National Palace Museum director Wu Mi-cha (吳密察) late last month, while being questioned by a legislator, said that three ceramic items from the collecition had been damaged over the previous 18 months.
Social commentator Lucifer Chu (朱學恒) lambasted the Democratic Progressive Party (DPP), writing on Facebook that the three treasures had escaped the clutches of the Chinese Communist Party, having been transfered to Taiwan unscathed by the Chinese Nationalist Party (KMT), but had now been destroyed under Wu’s oversight.
It is an overwhelming embarrassment and shame for the nation that pieces of a heritage that has been passed down for four centuries have been shattered.
The Chinese Global Times newspaper published an article saying that the incident was not an “accident,” but a result of the DPP’s push for “desinicization,” and that the party’s agenda was the main reason for the damage.
However, the Global Times refrained from calling the incident a “national embarrassment” for fear of implying that Taiwan is indeed an independent nation.
In response to the scandal, DPP Legislator Lin Yi-chin (林宜瑾), who is on the legislature’s Education and Culture Committee, said that during former president Ma Ying-jeou’s (馬英九) administration, the museum had also come under fire for an incident in which a priceless print titled Yellow River and Lanzhou Floating Bridge (黃河蘭州浮橋圖) was damaged.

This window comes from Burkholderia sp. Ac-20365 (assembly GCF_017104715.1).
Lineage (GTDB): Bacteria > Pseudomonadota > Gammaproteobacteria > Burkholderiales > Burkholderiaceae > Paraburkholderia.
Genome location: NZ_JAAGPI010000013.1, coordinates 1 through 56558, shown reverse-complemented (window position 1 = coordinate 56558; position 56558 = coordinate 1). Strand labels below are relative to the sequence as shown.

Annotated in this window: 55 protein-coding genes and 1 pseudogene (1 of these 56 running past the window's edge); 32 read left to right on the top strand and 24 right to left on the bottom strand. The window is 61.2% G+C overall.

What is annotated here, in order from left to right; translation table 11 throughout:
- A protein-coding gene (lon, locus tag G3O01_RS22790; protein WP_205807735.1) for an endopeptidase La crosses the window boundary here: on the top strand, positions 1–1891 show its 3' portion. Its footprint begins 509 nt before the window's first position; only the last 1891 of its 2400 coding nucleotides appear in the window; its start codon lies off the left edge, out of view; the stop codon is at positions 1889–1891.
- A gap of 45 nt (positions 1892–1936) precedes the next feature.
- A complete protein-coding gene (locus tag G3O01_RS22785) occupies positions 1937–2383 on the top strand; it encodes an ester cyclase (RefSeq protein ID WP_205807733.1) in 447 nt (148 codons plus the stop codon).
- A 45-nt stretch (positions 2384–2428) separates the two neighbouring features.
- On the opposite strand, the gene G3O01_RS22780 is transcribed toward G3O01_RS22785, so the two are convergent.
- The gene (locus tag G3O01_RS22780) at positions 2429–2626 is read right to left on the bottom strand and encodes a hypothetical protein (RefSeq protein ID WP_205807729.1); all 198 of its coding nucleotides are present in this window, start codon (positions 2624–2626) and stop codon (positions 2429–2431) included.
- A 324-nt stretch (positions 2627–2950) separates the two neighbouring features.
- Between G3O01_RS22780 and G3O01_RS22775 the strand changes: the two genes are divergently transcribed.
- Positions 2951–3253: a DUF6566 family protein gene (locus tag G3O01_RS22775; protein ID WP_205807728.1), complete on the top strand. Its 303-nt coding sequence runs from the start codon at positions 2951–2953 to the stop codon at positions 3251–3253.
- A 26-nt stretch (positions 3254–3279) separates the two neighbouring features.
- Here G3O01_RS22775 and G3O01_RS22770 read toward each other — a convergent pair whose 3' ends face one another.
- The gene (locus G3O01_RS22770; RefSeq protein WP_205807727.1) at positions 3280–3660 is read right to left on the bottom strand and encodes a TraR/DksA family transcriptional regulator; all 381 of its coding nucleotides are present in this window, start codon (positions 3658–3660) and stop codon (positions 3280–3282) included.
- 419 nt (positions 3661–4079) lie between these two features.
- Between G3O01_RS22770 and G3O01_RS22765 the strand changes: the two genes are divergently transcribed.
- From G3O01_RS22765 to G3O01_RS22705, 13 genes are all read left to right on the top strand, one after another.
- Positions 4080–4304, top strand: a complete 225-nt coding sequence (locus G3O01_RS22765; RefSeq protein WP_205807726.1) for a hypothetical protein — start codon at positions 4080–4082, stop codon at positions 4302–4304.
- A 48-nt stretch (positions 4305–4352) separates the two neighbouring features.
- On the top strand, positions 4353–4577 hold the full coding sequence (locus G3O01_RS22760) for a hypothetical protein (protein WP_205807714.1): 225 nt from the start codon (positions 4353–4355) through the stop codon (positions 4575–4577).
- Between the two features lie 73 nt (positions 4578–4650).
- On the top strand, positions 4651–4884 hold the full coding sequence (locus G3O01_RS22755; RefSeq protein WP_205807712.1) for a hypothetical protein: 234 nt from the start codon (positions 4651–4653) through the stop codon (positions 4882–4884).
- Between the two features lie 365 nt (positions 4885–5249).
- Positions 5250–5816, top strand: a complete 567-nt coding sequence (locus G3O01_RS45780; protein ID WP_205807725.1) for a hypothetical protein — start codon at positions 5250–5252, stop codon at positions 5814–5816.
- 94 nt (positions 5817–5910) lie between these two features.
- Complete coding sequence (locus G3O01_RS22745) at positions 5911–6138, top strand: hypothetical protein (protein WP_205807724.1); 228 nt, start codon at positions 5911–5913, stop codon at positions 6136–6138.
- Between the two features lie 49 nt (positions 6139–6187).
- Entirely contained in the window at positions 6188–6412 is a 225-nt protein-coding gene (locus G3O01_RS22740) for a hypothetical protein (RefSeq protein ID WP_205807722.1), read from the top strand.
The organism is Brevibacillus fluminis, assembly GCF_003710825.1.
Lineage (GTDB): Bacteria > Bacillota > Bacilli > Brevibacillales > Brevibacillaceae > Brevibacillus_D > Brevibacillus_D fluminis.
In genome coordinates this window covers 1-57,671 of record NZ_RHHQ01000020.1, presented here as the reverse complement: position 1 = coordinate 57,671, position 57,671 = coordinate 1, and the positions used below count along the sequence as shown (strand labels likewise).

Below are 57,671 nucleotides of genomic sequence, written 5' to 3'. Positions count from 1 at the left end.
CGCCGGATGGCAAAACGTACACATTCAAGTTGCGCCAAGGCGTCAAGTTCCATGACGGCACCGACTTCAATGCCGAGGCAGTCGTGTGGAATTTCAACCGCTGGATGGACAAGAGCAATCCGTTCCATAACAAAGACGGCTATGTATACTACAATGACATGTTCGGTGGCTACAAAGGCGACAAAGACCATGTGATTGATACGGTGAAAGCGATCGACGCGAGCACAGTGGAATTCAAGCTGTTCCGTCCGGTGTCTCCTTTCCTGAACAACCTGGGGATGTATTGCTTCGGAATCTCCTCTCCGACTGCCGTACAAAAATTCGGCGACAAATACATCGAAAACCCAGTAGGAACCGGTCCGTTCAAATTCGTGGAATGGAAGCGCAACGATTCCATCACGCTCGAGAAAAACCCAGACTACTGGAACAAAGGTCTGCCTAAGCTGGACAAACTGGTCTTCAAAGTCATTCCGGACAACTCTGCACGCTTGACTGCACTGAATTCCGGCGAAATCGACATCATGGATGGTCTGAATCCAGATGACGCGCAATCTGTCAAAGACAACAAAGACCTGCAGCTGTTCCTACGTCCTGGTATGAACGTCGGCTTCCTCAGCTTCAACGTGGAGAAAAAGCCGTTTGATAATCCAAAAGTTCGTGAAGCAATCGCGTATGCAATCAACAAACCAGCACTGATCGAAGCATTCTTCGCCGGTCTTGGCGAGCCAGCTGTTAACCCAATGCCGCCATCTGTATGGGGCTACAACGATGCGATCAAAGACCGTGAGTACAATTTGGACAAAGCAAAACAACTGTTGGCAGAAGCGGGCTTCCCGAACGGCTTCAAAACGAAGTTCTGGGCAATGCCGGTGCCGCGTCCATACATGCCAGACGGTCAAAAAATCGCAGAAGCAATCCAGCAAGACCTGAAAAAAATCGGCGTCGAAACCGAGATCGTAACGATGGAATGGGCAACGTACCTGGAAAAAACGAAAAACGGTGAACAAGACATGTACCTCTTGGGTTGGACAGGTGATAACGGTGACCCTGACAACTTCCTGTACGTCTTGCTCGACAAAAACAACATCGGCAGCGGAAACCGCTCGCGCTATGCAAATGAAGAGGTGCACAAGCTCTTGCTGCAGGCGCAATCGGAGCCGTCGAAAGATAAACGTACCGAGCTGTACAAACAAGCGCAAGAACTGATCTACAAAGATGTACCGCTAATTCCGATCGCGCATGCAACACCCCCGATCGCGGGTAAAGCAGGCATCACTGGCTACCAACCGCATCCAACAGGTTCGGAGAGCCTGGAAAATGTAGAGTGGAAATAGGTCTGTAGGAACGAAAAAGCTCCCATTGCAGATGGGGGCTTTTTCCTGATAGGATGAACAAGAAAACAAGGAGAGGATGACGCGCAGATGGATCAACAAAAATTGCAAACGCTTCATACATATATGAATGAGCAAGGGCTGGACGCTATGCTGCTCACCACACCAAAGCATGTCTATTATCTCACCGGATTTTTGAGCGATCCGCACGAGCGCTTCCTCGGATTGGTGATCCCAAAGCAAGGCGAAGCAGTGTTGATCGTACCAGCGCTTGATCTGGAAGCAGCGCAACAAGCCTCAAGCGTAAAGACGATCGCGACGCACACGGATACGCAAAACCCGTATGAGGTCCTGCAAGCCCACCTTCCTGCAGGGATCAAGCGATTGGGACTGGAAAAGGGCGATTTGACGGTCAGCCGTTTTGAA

During preparation for an exhibition, the museum had ordered parts of the original frame to be cut off so that the print could be displayed in a specific casing. It was only when the misconduct was later exposed that the collections section reported the incident in confidence to then-museum director Feng Ming-chu (馮明珠).
However, Feng was neither referred to the review board nor the Government Employee Ethics Unit, and the scandal was swept under the carpet.
Even though Feng claimed that accidental damage was a first in its history, the museum has made a series of blunders in the past, and has twice been censured by the Control Yuan.
Li Dao-yong is director of the City South Culture and History Studio.
Translated by Rita Wang
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